As much as USD 273 million in federal coronavirus aid was awarded to more than 100 companies that are owned or operated by major donors to President Donald Trump’s election efforts, according to an Associated Press analysis of federal data.
Many were among the first to be approved for a loan in early April when the administration was struggling to launch the lending program. And eight businesses had to wait until early May before securing the aid, according to the AP’s review of data released Monday.
The Trump-connected companies obtained the aid through the Paycheck Protection Programme, which extends a lifeline to small businesses struggling to navigate the pandemic.
Fast-food chains like Muy Brands, oil and gas companies, and white-collar firms were all granted a slice of more than USD 659 billion in low-interest business loans that will be forgiven if the money is used on payroll, rent and similar expenses.
All told, the Trump supporters who run these companies have contributed at least USD 11.1 million since May 2015 to Trump’s campaign committees, the Republican National Committee and America First Action, a super PAC that has been endorsed by Trump, the AP review found. Each donor gave at least USD 20,000.
There is no evidence the companies received favorable treatment as a result of their ties to Trump, and the businesses account for just a fraction of the overall spending under the program.
But the distribution of relief money is coming under heightened scrutiny after the Trump administration initially refused to reveal which companies received loans, only to cave under growing bipartisan pressure from Congress.
On Monday, the Treasury Department released the names of companies that received loans that were greater than USD 150,000, though they didn’t release specific dollar figures and instead gave ranges for the dollar value of the aid.
Among the recipients named Monday was the conservative website NewsMax, which was approved for a loan up to USD 5 million on April 13, the data shows.
NewsMax CEO Christopher Ruddy has donated USD 525,000 to political committees supporting Trump, records show. He did not respond to a request for comment.
Muy Brands, a San Antonio, Texas-based company that operates Taco Bell, Pizza Hut and Wendy’s franchises, was approved for a loan worth between USD 5 million and USD 10 million. Its owner, James Bodenstedt, has donated USD 672,570 to Trump since 2016, records show. The company did not respond to a request for comment.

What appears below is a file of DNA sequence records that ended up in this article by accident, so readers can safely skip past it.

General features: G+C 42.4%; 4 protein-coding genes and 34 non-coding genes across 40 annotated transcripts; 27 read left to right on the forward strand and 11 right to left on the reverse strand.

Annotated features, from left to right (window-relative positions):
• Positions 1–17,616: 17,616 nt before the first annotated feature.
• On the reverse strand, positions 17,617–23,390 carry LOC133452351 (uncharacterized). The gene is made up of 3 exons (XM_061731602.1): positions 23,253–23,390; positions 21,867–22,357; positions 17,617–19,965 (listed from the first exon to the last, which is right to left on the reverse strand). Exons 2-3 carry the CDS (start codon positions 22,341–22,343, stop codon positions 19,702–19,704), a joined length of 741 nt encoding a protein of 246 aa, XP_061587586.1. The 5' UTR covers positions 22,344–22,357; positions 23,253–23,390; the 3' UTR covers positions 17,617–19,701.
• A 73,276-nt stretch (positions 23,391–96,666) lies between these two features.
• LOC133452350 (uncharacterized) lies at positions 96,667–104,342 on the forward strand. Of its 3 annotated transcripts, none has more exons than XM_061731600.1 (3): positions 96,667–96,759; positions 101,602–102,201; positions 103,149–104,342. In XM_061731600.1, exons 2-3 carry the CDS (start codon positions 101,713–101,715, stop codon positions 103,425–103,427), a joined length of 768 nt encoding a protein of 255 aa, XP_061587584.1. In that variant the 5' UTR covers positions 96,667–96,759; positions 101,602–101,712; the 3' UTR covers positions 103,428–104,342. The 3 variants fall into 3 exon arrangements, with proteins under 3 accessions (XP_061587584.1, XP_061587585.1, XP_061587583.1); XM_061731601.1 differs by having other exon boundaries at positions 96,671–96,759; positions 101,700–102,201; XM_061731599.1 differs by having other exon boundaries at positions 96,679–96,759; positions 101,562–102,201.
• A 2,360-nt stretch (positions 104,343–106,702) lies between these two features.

Irving, Texas-based M Crowd Restaurant Group, which owns 27 Texas restaurants including the Mi Cocina chain, was approved for between USD 5 million and USD 10 million.
Ray Washburne, one of the company’s founders, was vice-chairman of the Trump Victory Committee in 2016 and donated USD 100,000 to the PAC last August. The company did not respond to a request for comment.
The PPP was a huge success and saved 51 million American jobs, including at Joe Biden’s old law firm and many companies associated with Obama Administration alums,” said Trump campaign spokeswoman Samantha Zager.
“When the rent or mortgage was due, tens of millions of Americans kept receiving paychecks thanks to President Trump’s leadership.
Government watchdog groups say they have little faith in the administration conducting oversight of the program, noting Trump has ousted numerous inspectors general and has broadly resisted efforts to add transparency.
When you don’t have proper safeguards, such as timely disclosure and effective inspectors general, then all these things look more suspicious and raise more questions, said Larry Noble, a former general counsel at the Federal Election Commission. When you see these people getting assistance quickly and they have contributed to the campaign, then it is going to raise questions.”
Companies typically must have fewer than 500 workers to qualify for the Paycheck Protection Programme. About USD 130 billion was unclaimed as the application deadline closed June 30.
With money still available, Congress voted to extend the program just as it was expiring, setting a new date of August 8.
The public may never know the identity of more than 80% of the nearly 5 million beneficiaries to date because the administration has refused to release details on loans under USD 150,000 the vast majority of borrowers.
That secrecy spurred an open-records lawsuit by a group of news organizations, including the AP.